I recently did a search on top Nigerian recorder players on Google. Needless to say, no such article exists. This was a different case for pianists and saxophonists. This discovery gave me some concerns. What are the reasons the recorder has such a bad reputation? I asked.
Who would, in Nigeria, be a role model to recorder players in the making who wants to go professional with it? And also, why does the recorder have a bad reputation?
REASONS THE RECORDER HAS BAD REPUTATION
I have been a recorder player for more than a decade and the following are my opinion on this matter.
1. Reputation As ‘Training Instrument’
For a lot of people in Nigeria, a recorder is that instrument children learn in primary school but leave aside as they grow up. This instrument would, because of this, come to be regarded as a “training instrument” in the same way some bicycle riders use training wheels to learn how to ride a bicycle. Is the recorder a training instrument alone? People learn recorder to learn the saxophone, clarinet, flute etc and that already puts it at an unfair disadvantage vis-a-vis these instruments.
READ ALSO: How To Play The Recorder: Tutorial
This is a shame, because none of these instruments share exactly the same technique for playing as the recorder (I should know, I’ve played all three). There are some similarities in fingering, but not in breath control or embouchure (mouth shape). And speaking of technique.
2. Recorder Playing Technique
Because of the recorder’s reputation as a training instrument, the only memories of it are of its squeaky, irritating “beginner’s sound”. This sound is associated with the instrument, largely because it is usually put aside for “real instruments”, but also because getting the right technique is actually harder than with these other instruments.
When people say the recorder is easy to learn, what they usually mean is that it’s easy to produce sound from it even at the beginning (unlike the other instruments) but there is a difference between producing sound and producing the “right” sound.
It’s unfortunate that this never gets explored or learned properly because getting the right grasp on techniques such as breath control/dynamics, fingering techniques and tonguing will go a long way to showing this instrument’s actual expressive range and improve this instrument’s reputation.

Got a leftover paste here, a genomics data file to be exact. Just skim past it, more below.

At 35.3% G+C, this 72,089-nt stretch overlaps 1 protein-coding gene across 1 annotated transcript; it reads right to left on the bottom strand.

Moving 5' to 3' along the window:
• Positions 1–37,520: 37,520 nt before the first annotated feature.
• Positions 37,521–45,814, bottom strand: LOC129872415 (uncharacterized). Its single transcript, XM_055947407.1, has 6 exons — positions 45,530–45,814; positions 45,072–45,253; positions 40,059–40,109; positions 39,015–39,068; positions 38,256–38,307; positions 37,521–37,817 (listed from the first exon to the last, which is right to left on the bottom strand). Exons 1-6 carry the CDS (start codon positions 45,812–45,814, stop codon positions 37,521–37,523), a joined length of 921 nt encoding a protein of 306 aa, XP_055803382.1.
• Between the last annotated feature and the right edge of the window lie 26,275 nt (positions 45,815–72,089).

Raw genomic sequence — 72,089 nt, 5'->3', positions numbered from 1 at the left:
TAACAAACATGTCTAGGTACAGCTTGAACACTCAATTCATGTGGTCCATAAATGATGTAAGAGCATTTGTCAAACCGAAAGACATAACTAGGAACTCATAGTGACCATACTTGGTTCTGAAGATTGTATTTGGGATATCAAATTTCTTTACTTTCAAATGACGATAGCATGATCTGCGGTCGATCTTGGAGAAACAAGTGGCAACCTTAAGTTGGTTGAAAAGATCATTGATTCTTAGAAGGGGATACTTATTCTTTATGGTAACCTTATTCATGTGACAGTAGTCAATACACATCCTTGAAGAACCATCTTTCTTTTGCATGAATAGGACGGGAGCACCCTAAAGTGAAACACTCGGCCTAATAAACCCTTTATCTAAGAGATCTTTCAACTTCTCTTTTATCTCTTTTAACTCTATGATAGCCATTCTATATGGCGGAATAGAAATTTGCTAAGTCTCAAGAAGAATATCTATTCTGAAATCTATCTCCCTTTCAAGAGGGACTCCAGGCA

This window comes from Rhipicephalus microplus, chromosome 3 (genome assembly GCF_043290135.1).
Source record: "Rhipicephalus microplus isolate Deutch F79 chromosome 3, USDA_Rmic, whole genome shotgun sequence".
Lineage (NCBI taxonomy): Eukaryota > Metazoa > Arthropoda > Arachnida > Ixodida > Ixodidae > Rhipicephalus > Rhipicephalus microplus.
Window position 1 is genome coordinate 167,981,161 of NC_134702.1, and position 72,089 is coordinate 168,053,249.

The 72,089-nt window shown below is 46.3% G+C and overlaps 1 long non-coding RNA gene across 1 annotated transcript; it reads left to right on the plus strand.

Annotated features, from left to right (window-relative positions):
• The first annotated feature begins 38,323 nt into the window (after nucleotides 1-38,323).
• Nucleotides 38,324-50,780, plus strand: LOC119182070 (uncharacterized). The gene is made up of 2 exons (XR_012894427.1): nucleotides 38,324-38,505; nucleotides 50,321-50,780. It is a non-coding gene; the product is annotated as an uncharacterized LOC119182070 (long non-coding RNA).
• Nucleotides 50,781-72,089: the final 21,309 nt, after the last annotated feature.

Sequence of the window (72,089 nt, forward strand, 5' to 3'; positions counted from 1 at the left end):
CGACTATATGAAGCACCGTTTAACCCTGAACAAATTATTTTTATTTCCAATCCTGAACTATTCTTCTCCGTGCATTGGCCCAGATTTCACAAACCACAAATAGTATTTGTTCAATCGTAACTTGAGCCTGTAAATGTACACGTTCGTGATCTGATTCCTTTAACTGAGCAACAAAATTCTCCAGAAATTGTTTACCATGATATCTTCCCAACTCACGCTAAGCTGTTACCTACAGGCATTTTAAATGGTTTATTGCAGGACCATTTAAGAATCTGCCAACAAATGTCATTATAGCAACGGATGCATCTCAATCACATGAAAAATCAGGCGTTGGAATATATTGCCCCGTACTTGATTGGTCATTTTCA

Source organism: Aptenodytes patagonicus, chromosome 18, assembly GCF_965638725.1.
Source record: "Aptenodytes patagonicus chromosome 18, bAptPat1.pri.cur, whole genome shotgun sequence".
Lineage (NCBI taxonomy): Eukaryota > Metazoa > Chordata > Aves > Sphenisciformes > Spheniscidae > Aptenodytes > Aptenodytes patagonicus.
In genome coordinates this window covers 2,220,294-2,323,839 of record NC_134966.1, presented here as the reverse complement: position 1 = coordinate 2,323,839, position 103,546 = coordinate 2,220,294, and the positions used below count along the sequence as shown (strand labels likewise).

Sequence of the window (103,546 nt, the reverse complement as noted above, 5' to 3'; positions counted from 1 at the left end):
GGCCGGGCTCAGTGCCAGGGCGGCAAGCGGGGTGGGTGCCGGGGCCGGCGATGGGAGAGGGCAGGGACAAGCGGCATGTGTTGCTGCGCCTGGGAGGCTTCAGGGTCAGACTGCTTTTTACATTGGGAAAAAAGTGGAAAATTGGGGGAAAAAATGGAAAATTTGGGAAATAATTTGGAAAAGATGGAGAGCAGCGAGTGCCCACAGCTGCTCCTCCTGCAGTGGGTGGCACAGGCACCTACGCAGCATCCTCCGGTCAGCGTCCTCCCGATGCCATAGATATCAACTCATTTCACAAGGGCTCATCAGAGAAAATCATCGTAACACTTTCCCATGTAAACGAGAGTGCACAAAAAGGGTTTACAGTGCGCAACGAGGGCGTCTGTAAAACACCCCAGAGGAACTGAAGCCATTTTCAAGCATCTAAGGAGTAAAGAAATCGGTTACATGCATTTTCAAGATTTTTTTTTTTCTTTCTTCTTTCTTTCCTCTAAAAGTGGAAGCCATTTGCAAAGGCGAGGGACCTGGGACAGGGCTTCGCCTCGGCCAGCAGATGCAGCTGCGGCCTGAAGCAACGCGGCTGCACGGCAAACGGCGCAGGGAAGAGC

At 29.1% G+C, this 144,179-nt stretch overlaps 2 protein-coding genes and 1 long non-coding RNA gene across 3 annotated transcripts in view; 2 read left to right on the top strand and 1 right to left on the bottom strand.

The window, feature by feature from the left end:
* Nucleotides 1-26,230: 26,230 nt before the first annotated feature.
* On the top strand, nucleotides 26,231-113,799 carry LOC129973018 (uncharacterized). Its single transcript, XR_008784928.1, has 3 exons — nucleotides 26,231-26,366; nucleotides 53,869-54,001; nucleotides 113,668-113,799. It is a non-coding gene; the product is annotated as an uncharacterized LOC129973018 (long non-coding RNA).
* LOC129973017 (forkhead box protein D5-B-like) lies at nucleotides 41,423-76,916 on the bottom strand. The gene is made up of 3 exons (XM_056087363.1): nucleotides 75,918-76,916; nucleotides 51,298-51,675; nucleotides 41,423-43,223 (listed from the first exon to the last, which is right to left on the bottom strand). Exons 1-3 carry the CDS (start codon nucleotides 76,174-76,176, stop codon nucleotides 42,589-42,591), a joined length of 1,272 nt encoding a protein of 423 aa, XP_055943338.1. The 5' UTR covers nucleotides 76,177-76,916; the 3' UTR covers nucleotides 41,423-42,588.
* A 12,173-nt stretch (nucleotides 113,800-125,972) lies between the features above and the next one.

But enough about substance, let’s get superficial.
3. The Recorder’s Appearance
The recorder, the saxophone, the flute, the oboe, the clarinet. Put these musical instruments side by side and what do you notice? The recorder is the least eye-catching of the lot and here is my reason.
With the subtle decline of the recorder’s popularity in the classical and romantic periods of European classical music, and the increasing popularity of new instruments like the clarinet, the innovations on the flute and oboe, and even the invention of the saxophone there was little need to innovate with the recorder. All these instruments except the recorder have metal parts or are made of metal. The recorder, unlike the other instruments, is either made almost entirely of wood or entirely of plastic. Not so eye-catching in relation to these other instruments.
However, I’ve got to say that adding keys to the holes of the recorder (an innovation that has already been achieved by some brand recorder makers) would take away one feature of the recorder it has over those other instruments…the glissando (slide).
READ ALSO: A Recorder Players’ View on Modes
ADDITIONAL REASONS THE RECORDER HAS BAD REPUTATION EXISTS
There are other reasons I would have also added. One is the recorder’s history as a medieval instrument. Most of its repertoire of songs are from the medieval and baroque classical times but i won’t include them here as there are other instruments who were prominent at that time, like the flute, that never faded into obscurity because of it.
It is up to those in Nigeria who take up or wish to take up recorder playing professionally to lift the reputation of this instrument the best way we can, with our fingers, with our tongues, with our passion and with our lungs.
So what do you think? Do my reasons on the recorder’s bad reputation cover it all or do you have others? Please let me know in the comments. Thank you.
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Edikan Benson Abia (Fil Harmonix) is a performing recorder player and singer, producer, composer, video editor as well as a piano and recorder instructor. A graduate of the University of Port Harcourt with a B. Sc Biochemistry degree, he would later enroll into, and graduate from, the prestigious Tenstrings Music Institute. He has been a recorder player for more than 10 years now and has been composing since he was 15.